There is a lot of negativity priced into Hungary, whereas Poland is considered the "darling" of Central and Eastern Europe, Bartosz Pawlowski Emerging Market Strategist at Barclays Wealth Management, said. "Before the month ends we're going to have more clarity and it's going to be a good investment," he said.
Fitch became the third ratings agency to downgrade Hungary's debt to "junk" status on Friday, invoking further deterioration in the country's fiscal and external financing and growth outlook and the government's "unorthodox" economic policies.
Creating a stronger currency union will take time, and the two leaders should concentrate on putting out the immediate fire first, by finding ways to boost growth, analysts told CNBC.com.
The risks to global growth are increasing, which may prompt the International Monetary Fund to forecast a recession for Europe this year, according to Zhu Min, deputy managing director of the IMF.
UK chief financial officers (CFOs) see the break - up of the European single currency as the greatest threat to their businesses in 2012, a survey from the accountancy firm Deloitte showed on Tuesday.
The International Monetary Fund (IMF) should resist pressure from European Union leaders to take part in inadequate bailout programs for European countries, Mohamed El-Erian wrote in the Financial Times.
Greek tax officials walked off the job Thursday at the start of a 48-hour strike to protest salary cuts and other austerity measures, as the government struggles to meet revenue targets.
U.S. futures are up the last trading day before Christmas and a day after the House agrees to accept Senate terms on the payroll tax cut. In Europe, the markets rally into the holidays. The euro is slightly up against the dollar.
What does 2012 hold for the world economy? Will it fall into a double dip recession? Will the euro zone take us all down with it? While acknowledging that predicting what will happen next year is a dangerous business, economist and founder of Strategy Economics Matthew Lynn decided to try anyway.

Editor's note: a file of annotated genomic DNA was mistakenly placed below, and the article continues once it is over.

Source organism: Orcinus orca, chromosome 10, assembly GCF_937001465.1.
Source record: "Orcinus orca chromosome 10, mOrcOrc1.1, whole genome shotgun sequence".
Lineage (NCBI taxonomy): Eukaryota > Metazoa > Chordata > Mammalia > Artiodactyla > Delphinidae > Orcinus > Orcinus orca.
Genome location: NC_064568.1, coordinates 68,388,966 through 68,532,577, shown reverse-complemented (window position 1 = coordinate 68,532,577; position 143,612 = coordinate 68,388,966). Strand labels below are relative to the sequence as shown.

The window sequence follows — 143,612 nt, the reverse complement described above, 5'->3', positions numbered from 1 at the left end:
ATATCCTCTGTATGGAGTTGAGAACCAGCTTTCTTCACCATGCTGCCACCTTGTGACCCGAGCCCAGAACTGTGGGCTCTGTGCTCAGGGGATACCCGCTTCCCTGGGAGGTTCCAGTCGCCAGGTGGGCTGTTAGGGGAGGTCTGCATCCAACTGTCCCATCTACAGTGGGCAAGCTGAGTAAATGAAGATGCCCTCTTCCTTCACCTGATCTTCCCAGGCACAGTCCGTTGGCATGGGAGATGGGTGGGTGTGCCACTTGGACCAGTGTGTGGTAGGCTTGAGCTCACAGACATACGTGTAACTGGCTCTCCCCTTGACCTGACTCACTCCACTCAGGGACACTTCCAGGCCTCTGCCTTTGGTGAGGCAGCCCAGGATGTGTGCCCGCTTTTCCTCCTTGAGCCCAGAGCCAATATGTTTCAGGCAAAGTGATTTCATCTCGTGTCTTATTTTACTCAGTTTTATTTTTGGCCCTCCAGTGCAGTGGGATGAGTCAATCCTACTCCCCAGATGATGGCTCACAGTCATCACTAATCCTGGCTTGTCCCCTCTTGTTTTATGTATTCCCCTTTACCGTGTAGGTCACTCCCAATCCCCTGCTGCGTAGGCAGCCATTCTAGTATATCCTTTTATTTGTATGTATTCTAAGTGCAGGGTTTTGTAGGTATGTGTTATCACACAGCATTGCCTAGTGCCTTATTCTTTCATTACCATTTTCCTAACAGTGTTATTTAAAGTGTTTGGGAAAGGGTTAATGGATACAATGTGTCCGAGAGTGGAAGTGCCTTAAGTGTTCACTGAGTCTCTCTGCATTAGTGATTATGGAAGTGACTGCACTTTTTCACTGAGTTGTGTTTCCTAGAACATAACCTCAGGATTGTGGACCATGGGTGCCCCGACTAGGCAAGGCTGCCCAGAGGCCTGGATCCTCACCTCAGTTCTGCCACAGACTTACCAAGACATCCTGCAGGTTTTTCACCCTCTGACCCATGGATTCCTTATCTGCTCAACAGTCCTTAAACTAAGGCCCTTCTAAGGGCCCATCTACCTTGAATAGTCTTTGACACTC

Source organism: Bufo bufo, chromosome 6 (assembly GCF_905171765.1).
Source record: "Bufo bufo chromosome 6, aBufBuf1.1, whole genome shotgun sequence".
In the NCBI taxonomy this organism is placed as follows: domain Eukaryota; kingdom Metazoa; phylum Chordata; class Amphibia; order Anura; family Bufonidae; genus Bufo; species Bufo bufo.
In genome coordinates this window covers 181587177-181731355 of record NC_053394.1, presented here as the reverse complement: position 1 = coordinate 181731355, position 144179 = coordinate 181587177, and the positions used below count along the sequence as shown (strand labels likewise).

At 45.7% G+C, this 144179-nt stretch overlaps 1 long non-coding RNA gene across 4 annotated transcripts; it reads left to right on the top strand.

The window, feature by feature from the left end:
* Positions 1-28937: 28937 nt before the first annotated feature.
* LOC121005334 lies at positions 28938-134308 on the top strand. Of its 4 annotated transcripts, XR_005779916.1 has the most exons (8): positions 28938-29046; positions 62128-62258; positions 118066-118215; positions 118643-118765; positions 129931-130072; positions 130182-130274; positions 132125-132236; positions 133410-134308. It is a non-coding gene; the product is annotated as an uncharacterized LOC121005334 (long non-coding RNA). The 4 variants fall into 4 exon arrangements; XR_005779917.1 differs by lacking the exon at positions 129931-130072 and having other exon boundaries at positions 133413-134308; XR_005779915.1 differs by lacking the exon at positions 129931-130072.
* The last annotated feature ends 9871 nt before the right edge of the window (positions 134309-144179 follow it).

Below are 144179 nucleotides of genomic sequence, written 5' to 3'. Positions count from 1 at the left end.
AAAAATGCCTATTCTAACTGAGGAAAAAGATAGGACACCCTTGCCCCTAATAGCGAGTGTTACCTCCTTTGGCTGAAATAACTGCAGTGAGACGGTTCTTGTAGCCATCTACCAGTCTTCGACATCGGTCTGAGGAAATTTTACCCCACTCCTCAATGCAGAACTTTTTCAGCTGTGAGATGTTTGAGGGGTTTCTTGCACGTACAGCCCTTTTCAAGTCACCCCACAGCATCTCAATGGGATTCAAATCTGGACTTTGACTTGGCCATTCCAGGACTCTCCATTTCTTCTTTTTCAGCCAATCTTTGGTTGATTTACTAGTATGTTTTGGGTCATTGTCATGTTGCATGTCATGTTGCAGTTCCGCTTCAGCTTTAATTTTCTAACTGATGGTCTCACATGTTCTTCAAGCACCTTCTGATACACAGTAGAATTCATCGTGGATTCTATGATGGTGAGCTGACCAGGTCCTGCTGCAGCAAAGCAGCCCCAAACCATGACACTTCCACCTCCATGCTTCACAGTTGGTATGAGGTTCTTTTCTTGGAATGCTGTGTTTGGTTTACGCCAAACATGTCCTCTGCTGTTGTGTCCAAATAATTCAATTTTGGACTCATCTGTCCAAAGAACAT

What were the biggest business stories of the year? Many a journo-hotshot will be glad to tell you. But here at CNBC.com, we like when our readers tell us what interests you.
For investors the markets have been consistently grim all year and the issues we’ve discussed from start to finish – sluggish economic growth, high and rising unemployment, sovereign debt crises and the future of the euro – are still with us and will haunt us well into 2012.
A break-up of the euro would be “absurd” and “unthinkable,” Vítor Constâncio, Vice-President of the European Central Bank (ECB), told CNBC Tuesday.
Mario Draghi warned of the costs of a euro zone break-up, breaching a taboo for a president of the European Central Bank, in an interview with the Financial Times.
The governor of France’s central bank has said Britain is more deserving of losing its top-notch credit rating than France as Paris braces itself for a potential downgrade of the country’s triple A status.
U.S. futures are up following yesterday's gains. European shares rise, led by mining stocks. Fitch downgrades Goldman Sachs, Deutsche Bank, Credit Suisse, BNP Paribas and Barclays. The euro is off its 11-month low. Italian PM Monti faces a confidence vote on a 33 billion euro austerity package. And gold rebounds while crude stays steady. In Asia, better-than-expected U.S. economic data lifts the markets in a mixed session.
Good U.S. news is positive for the market, but fears about Europe can still bring it down, Cramer says.
European markets rebound, although euro zone concerns remain. Manufacturing data continues to contract. Meanwhile, Spain finds strong demand for bonds even as yields on the 5-year fall. And the euro hits an 11-month low against the dollar.
As the truth dawns in Greece and other weak euro zone economies that the price for remaining bound to the single currency will be more hardship and sacrifice, a growing number of legal and financial experts — to say nothing of the Greeks themselves — are examining in detail what would happen if Greece abandoned the euro. The NYT reports.
What is needed is an agreement, and then an undertaking, to make the euro work. This needs a centralized budgetary authority, which has control over the debt issuance process as well, to ensure that governments do not run up unsustainable public deficits. Tie that into a genuine lender of last resort role for the European Central Bank and we are almost there.
While most have dubbed the products of the European Union Summit as further ‘kicking the can down the road,’ I believe the outcome portends the end of the Euro currency as we now know it.